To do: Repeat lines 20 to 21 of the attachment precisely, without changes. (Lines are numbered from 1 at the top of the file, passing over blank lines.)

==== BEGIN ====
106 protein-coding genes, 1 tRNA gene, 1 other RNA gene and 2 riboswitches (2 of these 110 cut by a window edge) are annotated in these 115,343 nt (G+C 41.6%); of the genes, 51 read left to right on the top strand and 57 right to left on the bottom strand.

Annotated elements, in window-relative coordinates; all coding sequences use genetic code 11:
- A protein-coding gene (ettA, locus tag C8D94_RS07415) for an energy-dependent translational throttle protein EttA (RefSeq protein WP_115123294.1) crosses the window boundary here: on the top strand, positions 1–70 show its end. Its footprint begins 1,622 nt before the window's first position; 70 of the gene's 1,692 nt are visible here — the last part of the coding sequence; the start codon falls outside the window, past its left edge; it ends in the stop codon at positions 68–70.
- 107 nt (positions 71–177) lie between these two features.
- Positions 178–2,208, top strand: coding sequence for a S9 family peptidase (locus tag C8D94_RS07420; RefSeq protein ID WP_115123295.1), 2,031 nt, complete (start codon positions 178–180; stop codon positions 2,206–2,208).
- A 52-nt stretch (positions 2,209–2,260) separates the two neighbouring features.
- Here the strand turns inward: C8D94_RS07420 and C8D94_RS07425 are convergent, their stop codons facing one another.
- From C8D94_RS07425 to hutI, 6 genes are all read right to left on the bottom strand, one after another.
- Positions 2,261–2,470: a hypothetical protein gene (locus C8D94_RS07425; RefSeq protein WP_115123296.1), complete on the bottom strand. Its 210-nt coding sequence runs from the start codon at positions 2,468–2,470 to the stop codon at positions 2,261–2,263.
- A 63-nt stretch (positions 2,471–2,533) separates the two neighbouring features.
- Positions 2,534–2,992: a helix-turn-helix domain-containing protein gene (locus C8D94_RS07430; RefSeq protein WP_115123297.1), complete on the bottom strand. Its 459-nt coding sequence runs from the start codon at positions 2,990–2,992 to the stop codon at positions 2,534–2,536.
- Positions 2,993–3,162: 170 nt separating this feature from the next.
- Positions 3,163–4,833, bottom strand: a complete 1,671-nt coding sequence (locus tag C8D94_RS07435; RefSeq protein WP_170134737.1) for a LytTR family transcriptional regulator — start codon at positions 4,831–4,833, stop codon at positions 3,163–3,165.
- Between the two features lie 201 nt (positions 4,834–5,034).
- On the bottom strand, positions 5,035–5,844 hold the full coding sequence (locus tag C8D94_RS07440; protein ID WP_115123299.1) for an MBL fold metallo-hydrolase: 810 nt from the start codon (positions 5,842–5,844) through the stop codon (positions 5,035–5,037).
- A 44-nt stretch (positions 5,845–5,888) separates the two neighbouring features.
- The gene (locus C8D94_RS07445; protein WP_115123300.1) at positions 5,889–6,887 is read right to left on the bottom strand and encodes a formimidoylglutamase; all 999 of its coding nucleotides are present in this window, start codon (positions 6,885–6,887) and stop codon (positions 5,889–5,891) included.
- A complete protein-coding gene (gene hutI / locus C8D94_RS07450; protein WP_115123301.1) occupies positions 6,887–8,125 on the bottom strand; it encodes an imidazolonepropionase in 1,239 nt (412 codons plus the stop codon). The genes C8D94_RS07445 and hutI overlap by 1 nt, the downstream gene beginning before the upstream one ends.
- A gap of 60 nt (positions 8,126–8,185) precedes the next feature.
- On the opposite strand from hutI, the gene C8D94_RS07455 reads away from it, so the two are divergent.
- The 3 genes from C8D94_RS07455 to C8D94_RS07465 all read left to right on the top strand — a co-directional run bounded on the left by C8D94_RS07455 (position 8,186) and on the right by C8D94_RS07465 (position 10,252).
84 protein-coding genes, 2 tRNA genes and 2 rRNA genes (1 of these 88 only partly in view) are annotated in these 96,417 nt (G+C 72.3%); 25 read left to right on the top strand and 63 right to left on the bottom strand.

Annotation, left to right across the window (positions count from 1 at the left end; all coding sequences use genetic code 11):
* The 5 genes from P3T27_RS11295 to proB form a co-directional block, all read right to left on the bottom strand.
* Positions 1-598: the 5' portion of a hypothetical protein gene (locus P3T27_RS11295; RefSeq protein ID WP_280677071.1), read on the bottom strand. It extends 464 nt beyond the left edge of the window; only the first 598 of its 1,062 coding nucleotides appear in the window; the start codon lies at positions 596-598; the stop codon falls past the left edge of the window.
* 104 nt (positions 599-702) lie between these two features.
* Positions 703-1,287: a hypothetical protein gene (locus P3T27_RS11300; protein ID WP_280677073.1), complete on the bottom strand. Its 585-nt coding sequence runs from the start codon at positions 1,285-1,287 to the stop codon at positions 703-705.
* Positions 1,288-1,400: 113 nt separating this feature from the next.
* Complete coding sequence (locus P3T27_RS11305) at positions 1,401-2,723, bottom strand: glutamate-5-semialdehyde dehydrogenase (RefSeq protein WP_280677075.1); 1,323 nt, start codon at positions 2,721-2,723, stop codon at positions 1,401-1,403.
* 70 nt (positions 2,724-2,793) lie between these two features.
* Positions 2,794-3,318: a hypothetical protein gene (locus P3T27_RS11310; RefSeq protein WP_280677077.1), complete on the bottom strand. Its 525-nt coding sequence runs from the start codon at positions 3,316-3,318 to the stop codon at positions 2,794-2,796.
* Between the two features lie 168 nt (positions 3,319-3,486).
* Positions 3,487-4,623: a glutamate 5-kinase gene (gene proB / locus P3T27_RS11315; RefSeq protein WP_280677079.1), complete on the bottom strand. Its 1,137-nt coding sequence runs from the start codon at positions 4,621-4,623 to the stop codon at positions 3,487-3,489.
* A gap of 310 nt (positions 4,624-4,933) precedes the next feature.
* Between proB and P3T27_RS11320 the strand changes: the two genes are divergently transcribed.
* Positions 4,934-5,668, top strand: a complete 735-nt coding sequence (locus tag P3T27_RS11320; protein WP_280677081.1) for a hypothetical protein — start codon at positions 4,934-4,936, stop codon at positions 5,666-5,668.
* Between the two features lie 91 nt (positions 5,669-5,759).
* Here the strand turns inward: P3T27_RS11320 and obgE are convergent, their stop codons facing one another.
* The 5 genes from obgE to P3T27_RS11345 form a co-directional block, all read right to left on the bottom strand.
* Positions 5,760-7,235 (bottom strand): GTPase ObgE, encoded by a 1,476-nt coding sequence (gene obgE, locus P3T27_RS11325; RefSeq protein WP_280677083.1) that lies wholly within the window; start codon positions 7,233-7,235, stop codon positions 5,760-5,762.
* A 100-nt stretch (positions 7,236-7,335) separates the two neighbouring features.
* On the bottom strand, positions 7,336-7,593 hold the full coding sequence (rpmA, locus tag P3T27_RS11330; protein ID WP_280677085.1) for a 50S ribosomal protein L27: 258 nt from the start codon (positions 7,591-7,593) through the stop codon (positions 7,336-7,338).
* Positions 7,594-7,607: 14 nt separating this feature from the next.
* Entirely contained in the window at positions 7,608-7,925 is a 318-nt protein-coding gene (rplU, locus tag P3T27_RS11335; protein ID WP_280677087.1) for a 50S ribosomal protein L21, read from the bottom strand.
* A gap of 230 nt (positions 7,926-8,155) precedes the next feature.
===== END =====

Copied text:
- On the opposite strand from hutI, the gene C8D94_RS07455 reads away from it, so the two are divergent.
- The 3 genes from C8D94_RS07455 to C8D94_RS07465 all read left to right on the top strand — a co-directional run bounded on the left by C8D94_RS07455 (position 8,186) and on the right by C8D94_RS07465 (position 10,252).